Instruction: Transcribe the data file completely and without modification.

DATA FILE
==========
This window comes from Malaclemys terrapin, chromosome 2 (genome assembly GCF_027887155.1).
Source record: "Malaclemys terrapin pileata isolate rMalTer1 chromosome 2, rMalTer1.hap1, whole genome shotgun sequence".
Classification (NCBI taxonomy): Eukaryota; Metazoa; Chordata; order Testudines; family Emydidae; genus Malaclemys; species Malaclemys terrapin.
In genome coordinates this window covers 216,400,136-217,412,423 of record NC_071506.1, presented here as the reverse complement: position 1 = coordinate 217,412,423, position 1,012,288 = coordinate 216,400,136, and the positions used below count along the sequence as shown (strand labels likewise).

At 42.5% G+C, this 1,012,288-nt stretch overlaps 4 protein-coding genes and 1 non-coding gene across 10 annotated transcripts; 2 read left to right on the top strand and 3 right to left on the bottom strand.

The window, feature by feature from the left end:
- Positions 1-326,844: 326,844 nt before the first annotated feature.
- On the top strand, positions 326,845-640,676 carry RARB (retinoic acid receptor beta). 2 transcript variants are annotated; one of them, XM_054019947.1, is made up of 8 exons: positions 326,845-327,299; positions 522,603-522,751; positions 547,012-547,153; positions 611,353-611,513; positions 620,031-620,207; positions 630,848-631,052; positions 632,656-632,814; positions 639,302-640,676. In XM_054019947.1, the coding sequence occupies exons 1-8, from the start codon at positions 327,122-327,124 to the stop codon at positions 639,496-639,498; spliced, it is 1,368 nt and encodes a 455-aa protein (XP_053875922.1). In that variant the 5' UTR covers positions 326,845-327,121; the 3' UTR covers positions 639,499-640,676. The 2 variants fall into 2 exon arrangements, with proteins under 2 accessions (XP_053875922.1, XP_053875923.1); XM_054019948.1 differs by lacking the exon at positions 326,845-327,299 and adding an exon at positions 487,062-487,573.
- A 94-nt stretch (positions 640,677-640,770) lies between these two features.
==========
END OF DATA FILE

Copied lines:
This window comes from Malaclemys terrapin, chromosome 2 (genome assembly GCF_027887155.1).
Source record: "Malaclemys terrapin pileata isolate rMalTer1 chromosome 2, rMalTer1.hap1, whole genome shotgun sequence".
Classification (NCBI taxonomy): Eukaryota; Metazoa; Chordata; order Testudines; family Emydidae; genus Malaclemys; species Malaclemys terrapin.
In genome coordinates this window covers 216,400,136-217,412,423 of record NC_071506.1, presented here as the reverse complement: position 1 = coordinate 217,412,423, position 1,012,288 = coordinate 216,400,136, and the positions used below count along the sequence as shown (strand labels likewise).

At 42.5% G+C, this 1,012,288-nt stretch overlaps 4 protein-coding genes and 1 non-coding gene across 10 annotated transcripts; 2 read left to right on the top strand and 3 right to left on the bottom strand.

The window, feature by feature from the left end:
- Positions 1-326,844: 326,844 nt before the first annotated feature.
- On the top strand, positions 326,845-640,676 carry RARB (retinoic acid receptor beta). 2 transcript variants are annotated; one of them, XM_054019947.1, is made up of 8 exons: positions 326,845-327,299; positions 522,603-522,751; positions 547,012-547,153; positions 611,353-611,513; positions 620,031-620,207; positions 630,848-631,052; positions 632,656-632,814; positions 639,302-640,676. In XM_054019947.1, the coding sequence occupies exons 1-8, from the start codon at positions 327,122-327,124 to the stop codon at positions 639,496-639,498; spliced, it is 1,368 nt and encodes a 455-aa protein (XP_053875922.1). In that variant the 5' UTR covers positions 326,845-327,121; the 3' UTR covers positions 639,499-640,676. The 2 variants fall into 2 exon arrangements, with proteins under 2 accessions (XP_053875922.1, XP_053875923.1); XM_054019948.1 differs by lacking the exon at positions 326,845-327,299 and adding an exon at positions 487,062-487,573.
- A 94-nt stretch (positions 640,677-640,770) lies between these two features.